In the past years our national studies on quality of centre day care stirred intense nation-wide media-attention and extended debates in Dutch parliament. The popular national weekly, HP/De Tijd (November 30, 2007), listed Van IJzendoorn as one of the 20 most influential scientists/ thinkers in the Netherlands, being the only child development or family expert on this list. Internationally, the Wall Street Journal (April 12 2005, Sue Shellenbarger) cited our work on the quality of centre day care.
Our work on the development of international adoptees and their families led to numerous publications in newspaper across the world, including The New York Times, USA Today, The Washington Post, Miami Herald, Chicago Tribune, Boston Globe, Forbes, and Los Angeles Times, and a BBC World Radio interview (May 25 2005), on international versus national adoptions. The Frankfurter Allgemeine Zeitung (January 24 2010) asked me to comment on the issue of Haitian children being adopted into western countries after the earthquake.
Several nation-wide studies on the prevalence of child abuse and neglect have been conducted, initiated by the Dutch government. The reports on the huge prevalence of child maltreatment in the Netherlands (see list of publications) attracted lots of media attention and were discussed in the parliament. The terrible situation of migrant children in detention separated from their parents at the US-Mexican border was discussed in the New York Times and the Los Angeles Times in June 2018 based on interviews with me.
I actively support NGOs working toward de-institutionalization, e..g. Better Care Network, Hope and Homes for Children; Lumos and other NGOs involved in child protection and de-institutionalisation (see Lancet Child and Adolescent Health, 2020). Within the ‘Transforming Children’s Care Global Collaborative Platform’ I co-chair the Evidence for Impact Working Group. In the past few years talks were given to governmental agencies in Greece; Belarus; Bulgaria; and The Netherlands on de-institutionalisation. I have been advocating for the abolishment of voluntourism in orphanages, briefing the Dutch Parliament.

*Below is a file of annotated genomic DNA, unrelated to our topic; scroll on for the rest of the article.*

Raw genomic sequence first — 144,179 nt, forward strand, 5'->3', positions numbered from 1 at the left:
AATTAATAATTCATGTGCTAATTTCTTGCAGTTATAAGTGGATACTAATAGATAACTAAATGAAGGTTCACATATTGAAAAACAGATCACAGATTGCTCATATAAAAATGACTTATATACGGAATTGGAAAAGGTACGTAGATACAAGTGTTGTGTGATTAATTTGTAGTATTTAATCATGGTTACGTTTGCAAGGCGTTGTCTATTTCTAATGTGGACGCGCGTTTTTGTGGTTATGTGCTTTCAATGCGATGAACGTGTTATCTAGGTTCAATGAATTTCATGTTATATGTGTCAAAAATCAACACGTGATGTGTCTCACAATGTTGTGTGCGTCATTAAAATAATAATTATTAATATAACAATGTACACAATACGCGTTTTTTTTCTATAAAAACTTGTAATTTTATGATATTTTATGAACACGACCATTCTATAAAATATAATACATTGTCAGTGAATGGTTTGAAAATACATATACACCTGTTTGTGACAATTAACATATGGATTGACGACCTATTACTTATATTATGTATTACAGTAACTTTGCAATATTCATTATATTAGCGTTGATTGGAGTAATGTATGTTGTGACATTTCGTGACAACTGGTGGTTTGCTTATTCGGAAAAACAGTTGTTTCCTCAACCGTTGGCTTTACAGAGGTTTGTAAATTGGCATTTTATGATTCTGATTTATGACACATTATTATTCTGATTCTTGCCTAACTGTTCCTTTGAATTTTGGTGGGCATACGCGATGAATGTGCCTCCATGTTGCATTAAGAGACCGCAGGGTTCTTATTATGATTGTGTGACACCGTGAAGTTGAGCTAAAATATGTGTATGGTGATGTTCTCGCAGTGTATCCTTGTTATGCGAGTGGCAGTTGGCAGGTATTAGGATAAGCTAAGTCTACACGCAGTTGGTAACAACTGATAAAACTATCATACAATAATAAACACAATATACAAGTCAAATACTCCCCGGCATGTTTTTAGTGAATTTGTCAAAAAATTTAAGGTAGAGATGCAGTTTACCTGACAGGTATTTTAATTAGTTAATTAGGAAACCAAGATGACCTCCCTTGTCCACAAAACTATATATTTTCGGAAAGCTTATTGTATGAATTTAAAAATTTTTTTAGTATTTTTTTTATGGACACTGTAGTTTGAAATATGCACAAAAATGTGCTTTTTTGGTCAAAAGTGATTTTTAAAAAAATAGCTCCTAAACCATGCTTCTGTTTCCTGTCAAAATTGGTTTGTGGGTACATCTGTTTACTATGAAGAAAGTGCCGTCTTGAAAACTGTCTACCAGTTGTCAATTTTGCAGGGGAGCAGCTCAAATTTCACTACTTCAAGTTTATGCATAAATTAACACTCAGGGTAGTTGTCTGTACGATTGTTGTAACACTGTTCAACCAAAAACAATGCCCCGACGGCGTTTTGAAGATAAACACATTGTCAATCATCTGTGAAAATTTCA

Lolle Nauta Foundation
The main goal of the LNF (www.lollenautafoundation.eu) is to support (future) African scientists of whom it can be expected that they will contribute to the further development in the fields of child and family studies, pedagogics, education and developmental psychology in their own country after finishing their education and training in and/or through European universities or supervisors.
After retirement of the founders of the LNF at the University of Leiden, (Adriana Bus and Marinus van IJzendoorn) since 2021 LNF has become a part of the charitable activities within the Beagle Advice, Research and Development company. LNF remains a private charity for supporting African faculty and students in developmental and educational sciences with the same goals and means used from its start more than 15 years ago. Some ten students from Zambia and Kenya have been successfully supported on their way to a PhD degree.
Some miscellaneous press reports or interviews
A Troubling Prognosis for Migrant Children in Detention_ – The New York Times June 18 2018
The long-lasting health effects of separating children from their parents at the U.S. border Los Angeles Times June 20, 2018
Portuguese newspaper article 06-11-017_Marinus van Iizendoorn As crianças dificeis poderão sofrer mai…
Attachment: Volkskrant July 3rd 2010, pdf file
Attachment: Frankfurter Allgemeine Sontagszeitung January 24th 2010, pdf file
Attachment: The Atlantic September 2009, pdf file
Attachment: Neue Zuercher Zeiting Decembre 2010, pdf file
Expertscape lists experts in various fields of medicine for the purpose of second opinion in medical treatment or diagnosis. Expertcape also ranked experts in the field of parenting and in the field of child development.